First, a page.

Here’s how it works:

  1. Grab your copy of CleanMyMac X — available for a free download.

    This app by MacPaw is not only a solid antivirus, it finds other hidden junk beyond viruses, like remains of old apps, and broken downloads.

  2. Launch it and go to the Malware Removal tab.
  3. Press Scan. If anything suspicious is found, click Remove to delete it.
Malware Removal tab in CleanMyMac X

Another way to stop alerts from appearing again, is to check your Login Items. The “scammer” app will usually try to infiltrate your list of apps that start automatically. You can prevent this, by running another tool from CleanMyMac X suite.


Click on the Maintenance (in the sidebar).
Inspect the Login Items and Launch Agents tabs.
Select and remove any suspicious items.

Select and remove any suspicious items with CleanMyMac X

How to protect your Mac from scammers 

Quick tip:

Check the site: https://haveibeenpwned.com/ it shows if your email has been already exposed during one of the recent mass data leaks.

To avoid becoming a victim, note a few things:

  • Close your browser once you get a spoof virus alert about malicious activity on your computer.
  • Never call the number from such messages or share remote access to your device with anyone who pretends to be a tech support agent.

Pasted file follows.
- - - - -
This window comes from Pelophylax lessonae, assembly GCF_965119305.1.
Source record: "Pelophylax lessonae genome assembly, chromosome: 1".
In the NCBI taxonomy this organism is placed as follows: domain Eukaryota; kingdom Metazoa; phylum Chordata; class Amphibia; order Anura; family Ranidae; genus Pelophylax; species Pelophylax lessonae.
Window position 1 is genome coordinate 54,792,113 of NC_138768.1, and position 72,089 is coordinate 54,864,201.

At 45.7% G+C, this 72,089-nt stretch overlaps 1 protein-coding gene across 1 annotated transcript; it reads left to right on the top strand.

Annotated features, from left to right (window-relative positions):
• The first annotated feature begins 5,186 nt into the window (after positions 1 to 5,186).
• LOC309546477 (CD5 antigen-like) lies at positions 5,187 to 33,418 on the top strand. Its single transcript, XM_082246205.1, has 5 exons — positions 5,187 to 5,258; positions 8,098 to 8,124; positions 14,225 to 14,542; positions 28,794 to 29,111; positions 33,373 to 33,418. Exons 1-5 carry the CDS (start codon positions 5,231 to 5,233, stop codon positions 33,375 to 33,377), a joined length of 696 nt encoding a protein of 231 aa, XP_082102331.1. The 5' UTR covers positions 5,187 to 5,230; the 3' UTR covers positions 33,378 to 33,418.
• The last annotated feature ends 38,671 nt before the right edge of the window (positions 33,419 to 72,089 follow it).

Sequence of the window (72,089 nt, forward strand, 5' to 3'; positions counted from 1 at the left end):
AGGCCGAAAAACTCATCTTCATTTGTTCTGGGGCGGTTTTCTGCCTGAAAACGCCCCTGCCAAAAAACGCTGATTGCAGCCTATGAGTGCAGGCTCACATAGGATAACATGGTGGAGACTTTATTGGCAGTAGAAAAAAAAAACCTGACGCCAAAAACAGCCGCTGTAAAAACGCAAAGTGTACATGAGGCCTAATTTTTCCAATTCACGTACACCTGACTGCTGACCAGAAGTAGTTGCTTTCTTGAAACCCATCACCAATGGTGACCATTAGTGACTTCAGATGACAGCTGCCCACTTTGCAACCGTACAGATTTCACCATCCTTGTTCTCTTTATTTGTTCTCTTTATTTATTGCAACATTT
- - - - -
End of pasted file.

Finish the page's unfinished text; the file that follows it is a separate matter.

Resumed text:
• Don’t provide your payment details or other confidential info to such services.
  • In case of technical issues, contact a reputable company or tech specialist you trust.
  • Regularly check your Mac with anti-malware software.
  • Quick tip:

    Enable malware monitor and background scan from CleanMyMac X to neutralize any suspicious activity right on the spot.

  • Download software from official websites only.
  • Keep your operating system and all software updated. Use CleanMyMac X’s Updater module to get the latest versions of all your apps.

What to do if you fell for a scam

If you share remote access with the web scams, immediately disconnect your computer from the internet and restart it. Next, ensure your antivirus is up-to-date and run a system scan to eradicate any malicious components.

Have you already paid for the fake services with a card? If you get into this trap, try to stop a transaction in progress. Call your bank and explain the situation. Ask them to cancel the payment and protect your billing information.

Finally, change all your passwords to the new strong ones to prevent data leak.

How to report tech support scam

Once you detect the scam message on your Mac, report it on the official website of:

The last email address is where Apple receives your complaints about phishing attacks and scam attempts you see in your mail.

Provided information helps fraud reporting centers bring criminal cases against web crooks.

Now you know what to do if you get an unexpected warning message telling that your Mac is compromised. Hopefully, these simple tips will help you keep your device protected.

Laptop with CleanMyMac
CleanMyMac X

Your Mac. As good as new.